When Walking the Walk Means Talking the Talk

Have you ever had the experience where you buy a product or service, only to call the customer service number and feel like you’ve been let down? I’m not necessarily referring to horrible customer service, but something a little more tricky to define. Maybe you’re not sure why you felt let down. But gosh darnit, when you took the trouble to call the brand, you expected more. And when you didn’t get it, you felt a little deflated. Like, where was that enthusiastic guy from the TV ads who promised you that you’re more than just a number? Was he kidnapped and replaced with a generic recording that told you to wait, and then further replaced with a generic agent who politely, yet unmemorably, answered your questions? Maybe you listened to a brand’s invitation to call them “to talk,” but then when you called, they didn’t seem to have anything new to say.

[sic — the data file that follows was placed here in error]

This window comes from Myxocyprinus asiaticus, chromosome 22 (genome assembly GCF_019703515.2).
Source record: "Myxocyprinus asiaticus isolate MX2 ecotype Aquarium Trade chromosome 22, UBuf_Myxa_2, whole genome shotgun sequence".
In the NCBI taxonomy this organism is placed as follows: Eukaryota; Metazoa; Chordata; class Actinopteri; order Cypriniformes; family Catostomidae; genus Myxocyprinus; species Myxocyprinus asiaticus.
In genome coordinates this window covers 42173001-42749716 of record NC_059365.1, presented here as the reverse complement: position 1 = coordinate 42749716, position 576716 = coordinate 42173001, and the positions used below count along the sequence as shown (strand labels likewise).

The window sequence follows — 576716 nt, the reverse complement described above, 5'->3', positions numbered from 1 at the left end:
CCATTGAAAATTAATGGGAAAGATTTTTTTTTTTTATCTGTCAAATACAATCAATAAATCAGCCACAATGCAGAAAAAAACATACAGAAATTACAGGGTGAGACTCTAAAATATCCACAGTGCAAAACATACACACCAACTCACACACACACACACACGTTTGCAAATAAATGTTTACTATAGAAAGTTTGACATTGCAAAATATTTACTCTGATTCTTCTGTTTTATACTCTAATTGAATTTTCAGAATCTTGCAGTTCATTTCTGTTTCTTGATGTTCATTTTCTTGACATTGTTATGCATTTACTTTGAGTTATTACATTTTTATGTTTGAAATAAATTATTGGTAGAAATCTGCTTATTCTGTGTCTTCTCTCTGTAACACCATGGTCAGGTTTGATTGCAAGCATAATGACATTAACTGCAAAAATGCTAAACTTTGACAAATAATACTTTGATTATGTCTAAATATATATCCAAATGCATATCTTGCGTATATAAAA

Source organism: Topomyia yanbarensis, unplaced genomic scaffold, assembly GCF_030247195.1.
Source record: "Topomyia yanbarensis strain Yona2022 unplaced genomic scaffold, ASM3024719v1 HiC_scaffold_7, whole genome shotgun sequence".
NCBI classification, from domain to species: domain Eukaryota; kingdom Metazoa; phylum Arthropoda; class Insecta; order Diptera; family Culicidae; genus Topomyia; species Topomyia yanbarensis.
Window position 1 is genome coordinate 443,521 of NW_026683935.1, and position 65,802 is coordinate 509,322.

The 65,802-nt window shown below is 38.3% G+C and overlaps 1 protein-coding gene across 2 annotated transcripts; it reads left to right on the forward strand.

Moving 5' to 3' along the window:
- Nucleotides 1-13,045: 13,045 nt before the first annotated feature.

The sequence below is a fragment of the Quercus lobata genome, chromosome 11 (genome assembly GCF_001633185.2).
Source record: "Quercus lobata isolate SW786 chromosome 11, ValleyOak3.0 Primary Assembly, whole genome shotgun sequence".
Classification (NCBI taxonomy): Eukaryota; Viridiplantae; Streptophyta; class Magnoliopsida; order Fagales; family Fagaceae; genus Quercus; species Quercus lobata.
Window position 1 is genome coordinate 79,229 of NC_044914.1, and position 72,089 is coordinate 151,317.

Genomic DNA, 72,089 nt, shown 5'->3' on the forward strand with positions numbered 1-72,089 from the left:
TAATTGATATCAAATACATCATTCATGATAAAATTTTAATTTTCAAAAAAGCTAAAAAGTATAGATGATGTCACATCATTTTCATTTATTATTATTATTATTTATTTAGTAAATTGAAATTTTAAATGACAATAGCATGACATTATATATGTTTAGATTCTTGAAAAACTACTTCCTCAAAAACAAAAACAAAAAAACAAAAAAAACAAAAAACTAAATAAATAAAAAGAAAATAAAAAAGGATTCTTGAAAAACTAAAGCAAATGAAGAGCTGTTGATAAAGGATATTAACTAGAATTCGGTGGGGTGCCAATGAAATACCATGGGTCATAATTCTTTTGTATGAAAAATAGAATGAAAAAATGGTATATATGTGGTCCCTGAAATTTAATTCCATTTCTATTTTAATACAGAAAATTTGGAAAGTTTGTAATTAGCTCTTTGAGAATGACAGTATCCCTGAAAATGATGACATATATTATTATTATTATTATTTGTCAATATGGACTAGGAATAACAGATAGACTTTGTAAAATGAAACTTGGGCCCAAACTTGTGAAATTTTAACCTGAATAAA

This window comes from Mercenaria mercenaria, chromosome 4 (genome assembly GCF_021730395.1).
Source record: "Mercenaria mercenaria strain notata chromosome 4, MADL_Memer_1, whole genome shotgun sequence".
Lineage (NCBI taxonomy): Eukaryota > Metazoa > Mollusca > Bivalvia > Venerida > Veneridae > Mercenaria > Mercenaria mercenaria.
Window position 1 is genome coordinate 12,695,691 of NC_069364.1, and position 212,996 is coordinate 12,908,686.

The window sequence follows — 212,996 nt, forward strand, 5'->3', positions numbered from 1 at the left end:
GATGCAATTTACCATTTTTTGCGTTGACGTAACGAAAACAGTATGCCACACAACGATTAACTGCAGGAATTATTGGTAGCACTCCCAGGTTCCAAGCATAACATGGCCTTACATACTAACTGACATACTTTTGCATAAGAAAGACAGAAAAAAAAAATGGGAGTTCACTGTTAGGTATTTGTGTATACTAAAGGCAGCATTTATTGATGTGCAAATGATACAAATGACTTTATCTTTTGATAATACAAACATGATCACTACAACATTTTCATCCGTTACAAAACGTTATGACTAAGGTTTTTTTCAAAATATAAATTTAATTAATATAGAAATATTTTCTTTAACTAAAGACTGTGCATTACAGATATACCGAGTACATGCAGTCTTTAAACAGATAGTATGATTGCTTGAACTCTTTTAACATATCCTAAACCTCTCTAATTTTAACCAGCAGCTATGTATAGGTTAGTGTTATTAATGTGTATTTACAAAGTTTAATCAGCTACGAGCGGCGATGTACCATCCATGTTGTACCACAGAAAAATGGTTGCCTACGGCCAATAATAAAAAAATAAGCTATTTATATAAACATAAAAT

Of course many of us have had this kind of experience. It’s a lot more subtle than the customer service disaster, but equally damning for a brand that wants to distinguish itself. When you think about it, it kinda boggles the mind. Brands spend time, energy, and treasure crafting a unique brand promise about what makes them stand out from the pack, only to deliver a brand experience that reinforces the message that they’re just more of the ho hum, same ol’ same ol’.

Recently I had the nifty opportunity to conduct an admittedly un-scientific, yet totally fun audit of a variety of cell phone companies in my local market. What I was looking for was how well these organizations had aligned their online and phone experiences with their overall brand promise, or even their brand “vibe.” What I found was not surprising, but interesting nonetheless.

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